Design Technology – New Syllabus September 2014 – Initial Views and Thoughts

When a new syllabus is developed by the IB organisation and DT subject leaders it always meets with a great deal of trepidation and worry that the changes may not be for the better? The can be no doubting the positives that come with a development and update cycle of 6/7 years – and this is especially true of the Design Technology curriculum due to the amount of change and development that happens within the world of design in such a period of time. Take for example the world of 3D additive printing and manufacture – 7 years ago these technologies did exist but the idea of a desktop reprap 3D printer available for almost anyone to buy and utilise would have been a pipe dream.

This weblog will look at and highlight some of the major changes to the guide – which must be noted is in pre-publication phase at this stage in time. I would also recommend popping onto the OCC to take part in the discussion regarding the new guide.

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Syllabus Outline Changes 

The first of the major changes is that the old syllabus had 7 core units for SL/HL and 5 additional for HL – alongside the choice of an option for both SL/HL. The advantages to this structure were that a great deal of ground and content could be covered int he world of design – and students had the choice of choosing an option. For most teachers this caused two problems however :-

  • Students did not really have the choice – as teachers if sensible controlled the option to one that they had the skills and were familiar with as managing students doing multiple options was not really feasible
  • There was simply too much content!

The new syllabus now reduces the core for SL/ HL to 6 units and the HL additional to 4 – and there are NO OPTIONS!

Of note the core units now include Ergonomics, Sustainability issues and probably most enjoyable for me – the introduction of Classic Design. Innovation and Design are still included but as one unit which seems sensible; Materials is also included but as part of a unit which links this to manufacturing. High Level units – now include innovation in greater detail and this has moved from SL – but the biggest change is that Energy and Structures have been removed and from my understanding are not anywhere on the syllabus.

Format of Syllabus and Teaching Guides

Formerly known as syllabus details has been changed considerably to reflect the IB’s strategy that all curriculum should be based around inquiry and the big concepts that connect areas of content together across disciplines. This does mean that a level of granularity has been lost in that the previous syllabus did for example give a specific definition for most terms – e.g. ‘product life cycle’ whereas the new syllabus is structured to support the curriculum planning process for the IB Diploma in the following areas :-

  • Main concepts
  • International Mindedness
  • Theory of Knowledge links
  • Links to other syllabi – e.g. Business and Management Topic 4 is mentioned when talking about innovation and design and marketing specifications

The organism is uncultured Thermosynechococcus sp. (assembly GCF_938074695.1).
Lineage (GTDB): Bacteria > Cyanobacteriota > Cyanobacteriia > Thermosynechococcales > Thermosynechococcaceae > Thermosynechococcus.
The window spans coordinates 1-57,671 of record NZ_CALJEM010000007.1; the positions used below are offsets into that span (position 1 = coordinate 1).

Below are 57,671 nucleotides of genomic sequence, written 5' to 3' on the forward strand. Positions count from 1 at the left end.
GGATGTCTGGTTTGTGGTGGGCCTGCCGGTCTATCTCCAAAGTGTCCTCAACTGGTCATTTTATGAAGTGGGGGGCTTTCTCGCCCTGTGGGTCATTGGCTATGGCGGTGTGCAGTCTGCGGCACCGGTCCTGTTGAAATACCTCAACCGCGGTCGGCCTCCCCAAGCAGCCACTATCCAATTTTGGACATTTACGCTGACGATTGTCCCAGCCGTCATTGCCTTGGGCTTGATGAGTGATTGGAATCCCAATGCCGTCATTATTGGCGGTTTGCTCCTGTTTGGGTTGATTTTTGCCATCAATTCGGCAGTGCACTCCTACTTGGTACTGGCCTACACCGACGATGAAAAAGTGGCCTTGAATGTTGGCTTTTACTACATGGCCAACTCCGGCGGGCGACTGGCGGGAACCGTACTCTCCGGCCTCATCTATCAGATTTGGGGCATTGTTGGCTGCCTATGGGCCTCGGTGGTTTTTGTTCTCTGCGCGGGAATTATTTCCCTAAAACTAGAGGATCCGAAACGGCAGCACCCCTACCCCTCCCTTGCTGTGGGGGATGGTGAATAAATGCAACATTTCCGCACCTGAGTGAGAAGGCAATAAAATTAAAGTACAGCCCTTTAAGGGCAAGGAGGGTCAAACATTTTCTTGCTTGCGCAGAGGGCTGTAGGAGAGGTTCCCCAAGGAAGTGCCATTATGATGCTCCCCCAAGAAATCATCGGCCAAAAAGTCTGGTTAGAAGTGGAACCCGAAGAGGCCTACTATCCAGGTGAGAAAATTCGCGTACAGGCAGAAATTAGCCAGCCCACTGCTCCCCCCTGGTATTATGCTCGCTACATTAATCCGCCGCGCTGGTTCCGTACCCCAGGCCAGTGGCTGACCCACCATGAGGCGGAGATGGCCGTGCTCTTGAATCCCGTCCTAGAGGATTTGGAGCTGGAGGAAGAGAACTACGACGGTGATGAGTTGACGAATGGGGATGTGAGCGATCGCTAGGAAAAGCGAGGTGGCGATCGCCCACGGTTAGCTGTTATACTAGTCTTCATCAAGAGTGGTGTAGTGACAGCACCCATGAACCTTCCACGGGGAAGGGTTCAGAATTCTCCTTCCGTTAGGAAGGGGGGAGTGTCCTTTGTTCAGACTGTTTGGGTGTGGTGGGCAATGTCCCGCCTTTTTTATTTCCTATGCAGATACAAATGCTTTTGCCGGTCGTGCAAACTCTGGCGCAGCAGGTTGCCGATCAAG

• An overall aim and objective of what a student should understand from the unit and subtopic

As suggested this has already raised a number of discussion points on the OCC – both for and against so worth going to have a look and add your thoughts. As an IB Diploma Coordinator as well as Design Technology teacher I can fully see and appreciate these changes and believe it will help greatly with curriculum planning and bringing the subject areas together.

Assessment and Exams

  • Standard Level – as with all new subject syllabi and exams now only do two external papers (to reduce student workload which is a good thing I believe!) – and so the weighting of the IA’s and project has increased to 40%
  • Higher Level – very similar to before although obviously the Paper 3 is not on options but on the additional units.

IA’s and Major Project Assessment

Did you all like or hate the the way the IA’s and Major project were marked with not at all, partial or complete grades? How often did students manage complete – or were the majority of students always partial? Well what ever your viewpoints this has now disappeared in favour of a much more granular and specific rubric – with what looks to me like excellent clarifications of what is expected by a student. The Rubric for each criterion is out of 9 – so it looks as if this will very much be a better assessment process.

However what is interesting is for HL students two additional criterion are added – Commercial Production and Marketing Strategies. This could be a little tricky I think – but an interesting development. The nature of IA’s and Major Project and PSOW form seem very similar.

Okay well that is a very brief and quick overview of some of the changes… would be interesting to here your thoughts either as comments or through the OCC. There is much more to discuss especially around the fact that students do not have to necessarily manufacture there prototype and their is no manipulative skills marks – but that is for another blog post.

1 Comment
  • Chris Lord
    February 25, 2014

    How is the new specification better for students that want to goo into the Food industry? The old Spec had a lot of modules that were irrelevant to students with a food orientated career path, but this new spec seems to pay no regard to what is actually the largest industry in the world. Please correct me if I am wrong, but I feel that there is the need for a solely food based course within IB and this new spec has gone in the opposite direct, though it is undoubtedly better for the workshop teachers.

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